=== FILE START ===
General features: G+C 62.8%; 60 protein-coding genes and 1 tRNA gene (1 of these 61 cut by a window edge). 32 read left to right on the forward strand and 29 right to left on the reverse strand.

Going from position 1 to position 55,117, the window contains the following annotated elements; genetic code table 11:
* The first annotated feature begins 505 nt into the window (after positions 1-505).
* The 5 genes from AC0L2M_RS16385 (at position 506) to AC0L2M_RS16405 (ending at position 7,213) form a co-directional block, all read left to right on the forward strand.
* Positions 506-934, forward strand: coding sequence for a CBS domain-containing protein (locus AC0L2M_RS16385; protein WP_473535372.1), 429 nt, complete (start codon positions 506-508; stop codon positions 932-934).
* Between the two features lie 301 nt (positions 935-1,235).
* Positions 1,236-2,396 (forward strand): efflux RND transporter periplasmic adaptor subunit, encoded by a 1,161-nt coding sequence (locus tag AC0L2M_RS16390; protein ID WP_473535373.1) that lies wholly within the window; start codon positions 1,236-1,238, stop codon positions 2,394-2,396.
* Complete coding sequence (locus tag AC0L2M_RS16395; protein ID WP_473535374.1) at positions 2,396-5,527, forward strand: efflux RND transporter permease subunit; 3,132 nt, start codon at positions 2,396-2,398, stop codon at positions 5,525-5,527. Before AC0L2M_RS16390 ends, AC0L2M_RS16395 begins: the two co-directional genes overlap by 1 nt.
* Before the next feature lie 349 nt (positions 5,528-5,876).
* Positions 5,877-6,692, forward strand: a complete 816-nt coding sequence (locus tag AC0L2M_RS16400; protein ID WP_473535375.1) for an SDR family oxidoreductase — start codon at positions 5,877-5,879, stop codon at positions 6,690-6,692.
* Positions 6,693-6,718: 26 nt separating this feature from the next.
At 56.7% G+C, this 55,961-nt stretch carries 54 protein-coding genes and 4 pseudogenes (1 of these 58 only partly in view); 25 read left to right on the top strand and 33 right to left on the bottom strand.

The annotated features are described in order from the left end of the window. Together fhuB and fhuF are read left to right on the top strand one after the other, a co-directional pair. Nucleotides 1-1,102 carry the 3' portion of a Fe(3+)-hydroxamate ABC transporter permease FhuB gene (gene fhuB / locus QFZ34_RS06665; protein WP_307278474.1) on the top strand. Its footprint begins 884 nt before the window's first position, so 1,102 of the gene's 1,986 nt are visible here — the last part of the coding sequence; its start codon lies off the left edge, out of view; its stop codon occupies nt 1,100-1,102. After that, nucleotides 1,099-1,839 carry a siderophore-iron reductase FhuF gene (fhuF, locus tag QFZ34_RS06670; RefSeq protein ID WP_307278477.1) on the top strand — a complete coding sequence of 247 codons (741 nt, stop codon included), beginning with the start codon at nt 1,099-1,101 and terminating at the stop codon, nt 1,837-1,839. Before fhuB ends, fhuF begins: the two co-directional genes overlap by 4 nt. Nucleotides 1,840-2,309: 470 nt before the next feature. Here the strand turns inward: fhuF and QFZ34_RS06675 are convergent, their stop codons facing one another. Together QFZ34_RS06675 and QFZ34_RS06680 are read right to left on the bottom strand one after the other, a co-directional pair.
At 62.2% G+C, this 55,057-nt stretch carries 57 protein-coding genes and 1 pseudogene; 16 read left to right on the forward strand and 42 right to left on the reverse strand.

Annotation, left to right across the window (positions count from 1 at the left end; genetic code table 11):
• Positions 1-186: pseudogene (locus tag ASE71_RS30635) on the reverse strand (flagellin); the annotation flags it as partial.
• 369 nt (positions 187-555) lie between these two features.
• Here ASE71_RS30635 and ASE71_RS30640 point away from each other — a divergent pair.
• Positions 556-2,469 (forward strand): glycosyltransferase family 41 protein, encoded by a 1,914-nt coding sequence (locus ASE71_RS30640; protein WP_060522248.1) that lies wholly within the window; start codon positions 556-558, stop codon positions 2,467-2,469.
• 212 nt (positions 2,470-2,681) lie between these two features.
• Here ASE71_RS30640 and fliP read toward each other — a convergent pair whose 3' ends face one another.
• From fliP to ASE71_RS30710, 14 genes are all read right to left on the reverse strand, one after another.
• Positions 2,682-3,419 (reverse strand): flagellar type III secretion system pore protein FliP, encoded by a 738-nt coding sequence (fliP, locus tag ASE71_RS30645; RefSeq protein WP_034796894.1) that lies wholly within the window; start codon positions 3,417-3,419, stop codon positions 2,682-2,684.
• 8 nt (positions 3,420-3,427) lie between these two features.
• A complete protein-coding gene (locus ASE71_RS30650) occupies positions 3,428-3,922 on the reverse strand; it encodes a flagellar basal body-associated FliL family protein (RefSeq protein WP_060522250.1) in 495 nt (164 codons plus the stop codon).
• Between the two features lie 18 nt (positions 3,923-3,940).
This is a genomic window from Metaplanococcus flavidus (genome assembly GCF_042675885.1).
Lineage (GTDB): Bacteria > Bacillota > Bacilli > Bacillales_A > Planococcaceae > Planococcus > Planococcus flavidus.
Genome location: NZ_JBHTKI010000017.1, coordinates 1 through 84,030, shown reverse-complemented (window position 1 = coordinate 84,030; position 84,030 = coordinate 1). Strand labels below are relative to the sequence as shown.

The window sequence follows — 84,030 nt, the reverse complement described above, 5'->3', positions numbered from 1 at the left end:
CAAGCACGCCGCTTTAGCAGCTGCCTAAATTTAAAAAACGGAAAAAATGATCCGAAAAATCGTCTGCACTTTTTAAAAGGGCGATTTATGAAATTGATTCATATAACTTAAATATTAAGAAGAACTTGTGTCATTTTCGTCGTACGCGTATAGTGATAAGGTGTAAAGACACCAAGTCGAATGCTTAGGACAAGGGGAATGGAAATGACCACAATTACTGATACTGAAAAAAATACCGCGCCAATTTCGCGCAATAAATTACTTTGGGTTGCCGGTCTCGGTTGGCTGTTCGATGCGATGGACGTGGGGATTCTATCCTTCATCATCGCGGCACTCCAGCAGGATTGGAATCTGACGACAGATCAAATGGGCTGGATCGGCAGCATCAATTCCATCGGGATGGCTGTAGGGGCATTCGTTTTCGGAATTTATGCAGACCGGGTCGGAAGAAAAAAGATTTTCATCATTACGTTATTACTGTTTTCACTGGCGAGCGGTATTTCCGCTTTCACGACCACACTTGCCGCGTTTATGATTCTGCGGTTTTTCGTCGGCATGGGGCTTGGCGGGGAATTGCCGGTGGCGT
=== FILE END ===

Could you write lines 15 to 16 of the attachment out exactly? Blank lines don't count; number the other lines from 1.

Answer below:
Annotation, left to right across the window (positions count from 1 at the left end; genetic code table 11):
• Positions 1-186: pseudogene (locus tag ASE71_RS30635) on the reverse strand (flagellin); the annotation flags it as partial.